Last year, after Hollywood’s reform-minded police chief ordered a department-wide audit, 94 untested rape kits were discovered in an evidence room refrigerator.
They had been there, some of them, for years. I thought, so this was how a regressive, male-dominated police force regards sexual assault. Stick the damn evidence in the fridge and forget it.
But what else would you expect of Hollywood PD, where the union was hell-bent on getting rid of Chief Frank Fernandez and his unwanted notions about modern policing? (The embattled Fernandez lasted less than three years before resigning in May to take a job in Coral Gables.)
The old rape kits were sent off to the Broward crime lab. Within a few weeks, a suspect in a 2006 rape in a Hollywood park was arrested based on a DNA match. Police had suspects in three other assaults.
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It was as if — until someone shook up the status quo — rape victims hadn’t mattered. Rapists weren’t a priority. Such negligent disregard. It was so Hollywood.
No. It was so Florida.
Hollywood, as it turns out, wasn’t some anachronistic outlier. The whole damn state has been shunting rape evidence to the back of the cooler.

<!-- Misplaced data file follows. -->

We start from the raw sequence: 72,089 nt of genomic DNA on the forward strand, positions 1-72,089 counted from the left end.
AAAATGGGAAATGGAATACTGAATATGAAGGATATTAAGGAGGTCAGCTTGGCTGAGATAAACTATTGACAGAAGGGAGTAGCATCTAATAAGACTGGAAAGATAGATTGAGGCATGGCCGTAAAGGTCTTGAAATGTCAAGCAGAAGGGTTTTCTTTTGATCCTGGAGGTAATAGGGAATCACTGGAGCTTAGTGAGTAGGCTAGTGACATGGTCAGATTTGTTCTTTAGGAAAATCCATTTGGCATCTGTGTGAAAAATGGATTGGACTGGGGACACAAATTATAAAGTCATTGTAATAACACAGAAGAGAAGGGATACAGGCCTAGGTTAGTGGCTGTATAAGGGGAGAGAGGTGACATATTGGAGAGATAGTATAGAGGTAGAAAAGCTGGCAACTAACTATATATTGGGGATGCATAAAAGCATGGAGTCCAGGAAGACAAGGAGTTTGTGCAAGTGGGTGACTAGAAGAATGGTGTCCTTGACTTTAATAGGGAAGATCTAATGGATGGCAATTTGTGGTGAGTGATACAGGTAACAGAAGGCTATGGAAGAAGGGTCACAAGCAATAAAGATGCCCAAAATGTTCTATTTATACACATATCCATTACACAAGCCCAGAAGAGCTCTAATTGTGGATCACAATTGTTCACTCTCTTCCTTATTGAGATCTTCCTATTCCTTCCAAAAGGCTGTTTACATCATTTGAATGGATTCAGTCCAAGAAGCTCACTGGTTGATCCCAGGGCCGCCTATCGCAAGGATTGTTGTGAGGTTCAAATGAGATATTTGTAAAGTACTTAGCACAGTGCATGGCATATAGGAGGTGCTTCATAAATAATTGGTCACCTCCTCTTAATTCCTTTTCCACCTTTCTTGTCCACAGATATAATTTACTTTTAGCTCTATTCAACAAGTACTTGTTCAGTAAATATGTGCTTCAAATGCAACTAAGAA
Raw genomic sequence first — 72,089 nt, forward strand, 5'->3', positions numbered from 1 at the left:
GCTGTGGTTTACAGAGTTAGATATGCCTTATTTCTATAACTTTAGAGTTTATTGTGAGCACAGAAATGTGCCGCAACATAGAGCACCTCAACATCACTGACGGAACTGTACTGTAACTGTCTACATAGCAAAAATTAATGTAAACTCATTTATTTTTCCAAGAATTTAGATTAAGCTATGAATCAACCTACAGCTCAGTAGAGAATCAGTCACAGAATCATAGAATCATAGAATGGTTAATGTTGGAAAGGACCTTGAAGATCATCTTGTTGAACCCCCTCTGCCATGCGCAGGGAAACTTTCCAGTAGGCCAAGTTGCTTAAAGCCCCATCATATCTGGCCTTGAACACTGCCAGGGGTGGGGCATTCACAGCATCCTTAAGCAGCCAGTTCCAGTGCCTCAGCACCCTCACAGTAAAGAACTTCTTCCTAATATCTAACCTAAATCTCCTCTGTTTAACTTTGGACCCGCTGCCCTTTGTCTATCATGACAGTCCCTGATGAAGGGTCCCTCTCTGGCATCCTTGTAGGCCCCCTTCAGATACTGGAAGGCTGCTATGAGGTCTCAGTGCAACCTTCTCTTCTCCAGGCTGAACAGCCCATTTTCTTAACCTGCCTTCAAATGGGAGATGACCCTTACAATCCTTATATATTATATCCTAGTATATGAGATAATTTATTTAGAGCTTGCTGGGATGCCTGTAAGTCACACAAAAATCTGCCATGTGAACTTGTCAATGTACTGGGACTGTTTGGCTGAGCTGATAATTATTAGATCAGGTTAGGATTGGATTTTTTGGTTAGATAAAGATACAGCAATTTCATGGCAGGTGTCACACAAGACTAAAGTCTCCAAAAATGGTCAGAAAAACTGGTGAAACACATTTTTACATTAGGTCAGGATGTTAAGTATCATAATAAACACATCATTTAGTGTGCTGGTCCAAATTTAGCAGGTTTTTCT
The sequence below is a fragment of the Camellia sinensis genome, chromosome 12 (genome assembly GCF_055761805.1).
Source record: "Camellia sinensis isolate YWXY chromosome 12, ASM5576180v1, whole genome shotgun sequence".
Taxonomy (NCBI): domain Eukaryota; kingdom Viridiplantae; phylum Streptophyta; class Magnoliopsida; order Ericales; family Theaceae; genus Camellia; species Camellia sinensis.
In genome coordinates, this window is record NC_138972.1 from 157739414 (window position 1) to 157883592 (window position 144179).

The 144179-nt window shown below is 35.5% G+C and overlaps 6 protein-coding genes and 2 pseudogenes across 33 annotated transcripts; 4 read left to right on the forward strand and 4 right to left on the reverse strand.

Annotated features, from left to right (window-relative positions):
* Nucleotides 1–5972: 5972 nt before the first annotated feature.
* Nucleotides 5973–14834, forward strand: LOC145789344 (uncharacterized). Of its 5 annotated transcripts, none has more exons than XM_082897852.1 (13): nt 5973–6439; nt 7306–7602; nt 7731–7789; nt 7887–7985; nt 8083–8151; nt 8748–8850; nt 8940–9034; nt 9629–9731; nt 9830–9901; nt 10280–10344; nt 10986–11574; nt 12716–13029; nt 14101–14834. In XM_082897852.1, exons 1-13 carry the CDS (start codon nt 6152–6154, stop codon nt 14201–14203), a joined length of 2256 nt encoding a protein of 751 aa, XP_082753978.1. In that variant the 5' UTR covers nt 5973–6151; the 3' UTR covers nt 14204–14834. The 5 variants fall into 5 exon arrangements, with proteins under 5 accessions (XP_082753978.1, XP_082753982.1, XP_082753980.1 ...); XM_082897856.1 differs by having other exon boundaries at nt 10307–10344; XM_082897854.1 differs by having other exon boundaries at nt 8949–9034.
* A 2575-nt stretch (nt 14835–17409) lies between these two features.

Last week, the Florida Department of Law Enforcement’s survey of 262 police agencies in the state found a backlog of 10,900 untested rape kits. Probably more.
The FDLE report counted 7,168 kits that “should have been submitted” to the state lab. But there may have been good reason why local police agencies hadn’t bothered. The FDLE lab itself — underfunded, understaffed — takes an average of 88 days to complete a single test.
Last year, the state lab managed to process just 2,400 kits. Meaning it could take years to beat down the backlog, even without new cases. Meanwhile, we’re paying state crime analysts an average $39,370 a year — $20,000 a year less than the national average. And they’re leaving as quickly as they can find another job.
And crimes go unsolved. Kellie Greene, founder of Washington-based Speaking Out About Rape, talked of a “wealth of information sitting in those kits. DNA that can link to other crimes, can identify serial offenders, can exonerate the wrongly convicted.”
Greene, from Orlando, was a rape victim herself in Florida in 1994. Three years passed before her kit was processed. But the tardy results identified a known rapist and cleared another suspect.
She said we owe it to victims who have had the courage to submit to such invasive procedures. Test the kits already.
The problem, of course, is money. The FDLE has asked for an extra $35 million in next year’s budget to hire lab techs and upgrade equipment. In a state that just cut taxes by $400 million, that sounds doable.
Attorney General Pam Bondi has been the state official pushing hard to fix this long fermenting disgrace. Maybe it’s just a coincidence that it has been women trying to make rape kit testing a priority in Florida. I doubt it.